US Army and Afghan National Army soldiers, along with members of the Community Based Security Solutions police organization, climb a steep path above Pata Tili village, Laghman province, Afghanistan, Jan. 29, 2012. The US soldiers are assigned to the 45th Infantry Brigade Combat Team, Company A, 1st Battalion, 179th Infantry. The soldiers were returning from a meeting with a leader in nearby Nacha Tili during Operation Aluminum Python, a mission to clear Taliban fighters from the Mayl Valley. US Navy photo by Petty Officer 1st Class Bill Steele. 
The organization of the US training teams is another important feature of the upcoming deployment. Until recently, the ANSF's primary developmental emphasis has been on growing its size. Training resources have been concentrated in centralized training camps where new ANSF units are recruited and trained. However, the growth of the ANSF will end in September when it reaches its end state goal of 352,000 troops. The training emphasis will then shift from the training camps to supporting the existing units deployed across the country. The large number of US training teams will be dispersed across the country, attachi
ng to individual ANSF units in the field. There they can advise and support the ANSF units in ongoing combat operations.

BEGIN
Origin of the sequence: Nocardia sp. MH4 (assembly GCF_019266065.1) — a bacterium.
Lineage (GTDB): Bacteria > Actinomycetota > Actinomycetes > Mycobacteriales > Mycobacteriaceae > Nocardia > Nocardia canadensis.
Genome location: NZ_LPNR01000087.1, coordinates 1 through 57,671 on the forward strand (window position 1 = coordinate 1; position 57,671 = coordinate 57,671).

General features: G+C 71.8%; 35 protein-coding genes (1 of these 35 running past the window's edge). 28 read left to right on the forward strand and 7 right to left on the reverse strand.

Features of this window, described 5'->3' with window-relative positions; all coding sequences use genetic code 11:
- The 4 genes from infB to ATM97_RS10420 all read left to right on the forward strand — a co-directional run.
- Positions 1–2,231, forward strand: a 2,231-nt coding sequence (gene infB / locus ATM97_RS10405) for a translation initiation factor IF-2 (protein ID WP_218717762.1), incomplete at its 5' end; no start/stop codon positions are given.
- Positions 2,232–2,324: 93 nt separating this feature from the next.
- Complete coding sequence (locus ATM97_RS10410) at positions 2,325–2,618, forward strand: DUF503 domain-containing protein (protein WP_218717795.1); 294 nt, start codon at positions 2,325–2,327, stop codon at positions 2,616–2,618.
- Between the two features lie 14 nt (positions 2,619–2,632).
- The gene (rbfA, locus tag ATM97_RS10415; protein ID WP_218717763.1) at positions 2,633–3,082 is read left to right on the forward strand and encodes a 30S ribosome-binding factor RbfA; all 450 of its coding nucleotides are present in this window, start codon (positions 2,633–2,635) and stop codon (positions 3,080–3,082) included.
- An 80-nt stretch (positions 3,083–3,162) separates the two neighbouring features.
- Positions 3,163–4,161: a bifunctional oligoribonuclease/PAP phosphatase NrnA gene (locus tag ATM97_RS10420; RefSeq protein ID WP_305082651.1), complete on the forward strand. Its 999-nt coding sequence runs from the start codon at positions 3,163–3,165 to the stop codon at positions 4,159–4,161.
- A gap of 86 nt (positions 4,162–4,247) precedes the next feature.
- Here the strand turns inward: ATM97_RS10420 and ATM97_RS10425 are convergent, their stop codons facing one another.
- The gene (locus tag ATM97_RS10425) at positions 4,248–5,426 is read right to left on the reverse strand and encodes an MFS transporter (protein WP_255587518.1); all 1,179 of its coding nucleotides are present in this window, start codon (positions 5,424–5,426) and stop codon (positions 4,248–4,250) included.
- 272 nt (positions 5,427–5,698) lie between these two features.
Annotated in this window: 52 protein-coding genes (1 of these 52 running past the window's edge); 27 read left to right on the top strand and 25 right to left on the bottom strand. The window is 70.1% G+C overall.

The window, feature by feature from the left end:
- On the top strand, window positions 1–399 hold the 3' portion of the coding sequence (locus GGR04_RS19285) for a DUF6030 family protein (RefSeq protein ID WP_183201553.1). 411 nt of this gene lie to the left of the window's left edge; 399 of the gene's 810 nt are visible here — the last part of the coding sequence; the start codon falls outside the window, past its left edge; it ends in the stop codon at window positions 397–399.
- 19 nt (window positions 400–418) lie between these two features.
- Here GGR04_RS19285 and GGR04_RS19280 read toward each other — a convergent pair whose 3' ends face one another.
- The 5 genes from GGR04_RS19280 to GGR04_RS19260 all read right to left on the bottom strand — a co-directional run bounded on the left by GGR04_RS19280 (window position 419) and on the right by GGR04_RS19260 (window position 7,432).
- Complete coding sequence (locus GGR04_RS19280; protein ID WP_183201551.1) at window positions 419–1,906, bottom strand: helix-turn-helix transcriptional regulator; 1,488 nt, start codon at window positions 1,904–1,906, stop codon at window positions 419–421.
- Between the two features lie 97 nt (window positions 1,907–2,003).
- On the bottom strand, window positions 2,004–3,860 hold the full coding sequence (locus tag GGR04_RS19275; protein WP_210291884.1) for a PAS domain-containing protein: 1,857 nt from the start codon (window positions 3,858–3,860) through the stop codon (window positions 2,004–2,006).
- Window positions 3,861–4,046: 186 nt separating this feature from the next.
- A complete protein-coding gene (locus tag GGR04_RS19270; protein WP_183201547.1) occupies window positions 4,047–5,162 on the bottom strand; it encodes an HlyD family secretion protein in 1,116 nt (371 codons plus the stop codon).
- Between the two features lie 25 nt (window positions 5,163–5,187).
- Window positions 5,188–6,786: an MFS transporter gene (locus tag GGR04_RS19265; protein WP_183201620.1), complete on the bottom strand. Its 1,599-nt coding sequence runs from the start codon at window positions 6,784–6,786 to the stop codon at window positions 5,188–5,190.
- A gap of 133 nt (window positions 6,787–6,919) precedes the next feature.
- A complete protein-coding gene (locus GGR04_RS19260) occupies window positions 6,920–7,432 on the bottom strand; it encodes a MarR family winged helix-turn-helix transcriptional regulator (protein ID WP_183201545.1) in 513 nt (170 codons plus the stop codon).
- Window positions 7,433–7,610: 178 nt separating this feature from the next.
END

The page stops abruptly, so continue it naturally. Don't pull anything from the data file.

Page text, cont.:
Specialized US training units
Another interesting feature of this deployment is that two of the units are not regular combat brigades. They are specialized training units deploying overseas for the first time.
  • 162nd Infantry Brigade. This training brigade specializes in training foreign security forces combat advisers. Based in Fort Polk, La., it trained the advisers within the combat brigades before they deployed overseas to Iraq and Afghanistan. Now for the first time, the brigade itself is deploying.
  • 1st Army Headquarters. This is not a regular combat HQ. It is the headquarters for the army's readiness and training units within the US. Now also for the first time, it will be deploying overseas.
Note that this surge of US trainers to Afghanistan was facilitated by the withdrawal of US forces from Iraq in late 2011. Before being reassigned to Afghanistan, several of the US brigades were either already deployed to Iraq or were planning to deploy there.
An Afghan soldier enters an elder's home while clearing compounds with US Marines during Operation Tageer Shamal in Afghanistan's Helmand province, Jan. 4, 2012. US Marine Corps photo by Corporal Reece Lodder. 
The US has already announced a drawdown of forces from Afghanistan. The surge of trainers is essential for "Part Two" of the Afghan strategy, standing up the ANSF. By the end of 2012, the US will have reduced its combat strength in the country by withdrawing a number of combat troops. At the same time, the intent is to enhance the capability of the ANSF by increasing the number of training and support troops.

Read more: http://www.longwarjournal.org/archives/2012/02/us_announces_a_surge.php#ixzz1nEDsQl2m